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Pretrial population and costs put county jails at a crossroads

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Counties own 87 percent of all local jail facilities in the United States — many of them over­crowded — yet they have very little say in determining who is detained and how long they stay.

Sixty-seven percent of the popu­lation in county jails is pretrial, detainees who have been charged with committing a crime not yet adjudicated, according to a new NACo research report, County Jails at a Crossroads: An Examination of the Jail Population and Pretrial Release. In some counties, it’s as high as 75 percent.

The research is based on a survey of more than 1,300 county jails conducted between March and April 2015 with the support of the American Jail Association. It examines the pretrial population in county jails and their role in pretrial release and supervision.

Jail costs and populations are inherently related, and 44 percent of responding county jails reported that lowering jail costs is currently one of their top priorities. However, the courts determine who is eligible for pre-trial release, limiting county jails and County Boards in their ability to lower costs and reduce jail populations.

Many county jails use a risk as­sessment when admitting or booking someone into jail following arrest, which allows them to evaluate the person’s likelihood of committing a new offense and jeopardizing community safety.

Low-risk inmates could be released pending trial, easing jail overcrowding and thereby reducing the cost of detention to counties. Forty-two percent of county jails responding to the NACo survey operate at, above or near capac­ity. When a jail is approaching its capacity, it loses flexibility in terms of both space and personnel to ac­commodate even small increases in population.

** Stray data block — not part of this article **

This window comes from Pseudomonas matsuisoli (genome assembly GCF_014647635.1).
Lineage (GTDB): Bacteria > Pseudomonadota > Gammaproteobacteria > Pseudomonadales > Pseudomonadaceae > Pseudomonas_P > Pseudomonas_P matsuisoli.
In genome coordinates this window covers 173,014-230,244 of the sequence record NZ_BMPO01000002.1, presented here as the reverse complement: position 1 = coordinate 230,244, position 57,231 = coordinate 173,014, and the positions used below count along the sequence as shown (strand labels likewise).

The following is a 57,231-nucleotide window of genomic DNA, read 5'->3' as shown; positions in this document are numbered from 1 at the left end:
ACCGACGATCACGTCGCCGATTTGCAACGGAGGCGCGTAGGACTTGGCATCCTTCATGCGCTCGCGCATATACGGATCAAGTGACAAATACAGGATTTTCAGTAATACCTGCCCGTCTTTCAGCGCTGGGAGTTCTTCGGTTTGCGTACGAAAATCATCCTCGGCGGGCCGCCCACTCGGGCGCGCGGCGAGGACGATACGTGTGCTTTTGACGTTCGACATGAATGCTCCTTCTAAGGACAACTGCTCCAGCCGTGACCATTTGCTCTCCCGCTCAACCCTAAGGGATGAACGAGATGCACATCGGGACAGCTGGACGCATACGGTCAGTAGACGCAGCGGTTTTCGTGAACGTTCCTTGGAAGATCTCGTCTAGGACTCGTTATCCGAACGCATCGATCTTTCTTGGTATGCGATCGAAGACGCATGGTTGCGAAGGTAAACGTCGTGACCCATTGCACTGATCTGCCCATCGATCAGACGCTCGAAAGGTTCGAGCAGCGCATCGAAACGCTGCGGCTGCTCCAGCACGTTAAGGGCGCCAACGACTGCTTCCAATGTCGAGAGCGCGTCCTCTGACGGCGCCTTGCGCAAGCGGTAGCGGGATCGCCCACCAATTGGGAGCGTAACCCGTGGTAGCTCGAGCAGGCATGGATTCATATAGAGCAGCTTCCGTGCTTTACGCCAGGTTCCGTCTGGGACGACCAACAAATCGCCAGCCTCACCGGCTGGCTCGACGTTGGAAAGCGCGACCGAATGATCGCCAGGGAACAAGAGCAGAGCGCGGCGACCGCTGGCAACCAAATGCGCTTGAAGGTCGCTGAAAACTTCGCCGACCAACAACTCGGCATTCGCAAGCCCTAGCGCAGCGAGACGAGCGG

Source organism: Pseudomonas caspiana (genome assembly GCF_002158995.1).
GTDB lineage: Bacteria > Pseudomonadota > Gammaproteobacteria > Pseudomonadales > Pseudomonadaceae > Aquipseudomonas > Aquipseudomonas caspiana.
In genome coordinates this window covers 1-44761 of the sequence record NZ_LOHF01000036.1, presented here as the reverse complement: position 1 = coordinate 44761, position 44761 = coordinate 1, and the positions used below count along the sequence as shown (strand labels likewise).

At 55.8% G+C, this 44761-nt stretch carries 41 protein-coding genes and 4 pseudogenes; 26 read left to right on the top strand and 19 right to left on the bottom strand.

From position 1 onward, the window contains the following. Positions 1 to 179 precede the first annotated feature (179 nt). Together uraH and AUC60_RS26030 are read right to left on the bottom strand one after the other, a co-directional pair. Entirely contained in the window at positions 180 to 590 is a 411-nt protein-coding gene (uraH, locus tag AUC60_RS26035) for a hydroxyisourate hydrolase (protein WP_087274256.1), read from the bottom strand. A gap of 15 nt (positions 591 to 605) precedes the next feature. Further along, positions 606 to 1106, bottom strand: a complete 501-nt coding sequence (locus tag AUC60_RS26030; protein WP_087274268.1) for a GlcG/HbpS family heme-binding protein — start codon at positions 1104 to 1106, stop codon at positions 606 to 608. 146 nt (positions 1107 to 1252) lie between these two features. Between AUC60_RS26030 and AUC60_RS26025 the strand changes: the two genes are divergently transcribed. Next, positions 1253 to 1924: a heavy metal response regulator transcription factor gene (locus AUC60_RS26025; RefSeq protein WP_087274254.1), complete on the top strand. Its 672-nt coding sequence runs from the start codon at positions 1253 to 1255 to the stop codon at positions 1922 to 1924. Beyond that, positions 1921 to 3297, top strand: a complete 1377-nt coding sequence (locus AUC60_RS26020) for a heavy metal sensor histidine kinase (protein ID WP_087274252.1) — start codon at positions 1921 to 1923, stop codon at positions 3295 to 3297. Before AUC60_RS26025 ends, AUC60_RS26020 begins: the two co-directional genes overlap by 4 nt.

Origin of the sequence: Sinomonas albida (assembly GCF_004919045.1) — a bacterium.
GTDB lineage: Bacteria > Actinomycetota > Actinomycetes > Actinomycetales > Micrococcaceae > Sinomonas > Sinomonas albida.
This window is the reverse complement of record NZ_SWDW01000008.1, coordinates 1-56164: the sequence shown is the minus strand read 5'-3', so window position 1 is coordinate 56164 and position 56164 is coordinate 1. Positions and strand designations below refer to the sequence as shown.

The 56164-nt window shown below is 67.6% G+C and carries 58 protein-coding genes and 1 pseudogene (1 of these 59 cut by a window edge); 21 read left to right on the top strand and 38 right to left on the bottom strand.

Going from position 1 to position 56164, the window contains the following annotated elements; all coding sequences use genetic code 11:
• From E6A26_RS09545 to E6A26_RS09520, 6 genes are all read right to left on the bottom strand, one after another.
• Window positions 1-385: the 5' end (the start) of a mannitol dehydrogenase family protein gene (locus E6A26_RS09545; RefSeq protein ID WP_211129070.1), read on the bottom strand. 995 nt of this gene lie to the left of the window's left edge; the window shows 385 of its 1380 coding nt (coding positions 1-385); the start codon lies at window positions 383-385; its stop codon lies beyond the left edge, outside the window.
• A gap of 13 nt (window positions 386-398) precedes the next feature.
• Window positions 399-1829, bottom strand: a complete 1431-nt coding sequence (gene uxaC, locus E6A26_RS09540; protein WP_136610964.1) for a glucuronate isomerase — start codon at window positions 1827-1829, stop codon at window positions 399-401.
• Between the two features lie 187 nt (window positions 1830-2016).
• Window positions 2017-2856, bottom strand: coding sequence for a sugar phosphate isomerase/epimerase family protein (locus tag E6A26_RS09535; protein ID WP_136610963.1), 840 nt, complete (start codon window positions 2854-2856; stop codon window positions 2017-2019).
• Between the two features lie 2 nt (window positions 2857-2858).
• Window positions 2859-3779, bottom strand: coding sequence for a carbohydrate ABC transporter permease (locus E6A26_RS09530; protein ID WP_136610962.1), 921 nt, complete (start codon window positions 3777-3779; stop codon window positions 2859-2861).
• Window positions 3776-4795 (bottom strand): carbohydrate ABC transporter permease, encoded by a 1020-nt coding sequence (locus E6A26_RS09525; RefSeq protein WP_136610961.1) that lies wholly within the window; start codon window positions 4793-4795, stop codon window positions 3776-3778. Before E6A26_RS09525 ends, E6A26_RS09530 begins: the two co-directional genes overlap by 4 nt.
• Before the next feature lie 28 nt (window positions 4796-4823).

County jails are doing what they can to manage the pretrial popula­tion. Community-based supervision programs allow jails to shift supervi­sion and custody to the community. Thirty-two percent of responding county jails have a program that releases pretrial detainees from custody and supervises them in the community.

In addition to pretrial supervi­sion programs, detainees who have been charged but not yet faced trial, may also be eligible for community-based supervision through elec­tronic monitoring, home arrest and work-release programs — as well as behavioral health treatment and physical health care treatment.

However, county jails are limited in their capacity to make use of these programs. Despite the prevalence of community supervi­sion programs in county jails, in most cases a judge authorizes the jail to place pretrial detainees into programs that result in release from confinement and placement in community supervision. Because jails primarily derive pretrial re­lease authority from the courts, the judicial system maintains a key role in the ability of jails to manage not only the pretrial population in jail, but also the total jail population.

Without effective population management in collaboration with the court, jails may continue to feel pressure on jail capacity and difficulty controlling corrections costs.

From elected leaders to phi­lanthropists, there is an increasing focus on improving the efficiency and effectiveness of county justice systems, including reducing the county jail population and rethink­ing the bail system that guides whether someone arrested can be released from jail while their case moves through the court system. These two issues in county justice systems are connected because of the large pretrial population in county jails. The purpose of bail is to ensure that a defendant will appear for court and to protect public safety.

The current bail system in most counties primarily uses bail schedules or financial conditions that guide pretrial release decisions by setting a dollar amount based on the charge against the defendant. Thus, defendants with the money to make bail can fund their release from jail while those defendants without funds remain in jail.

The dynamic between courts and jails during pretrial is central to understanding the prevailing population and cost trends within county jails. Assessing the impact of current pretrial release policies and decision making on the county justice system will continue to posi­tion counties in leading the way in pretrial justice.

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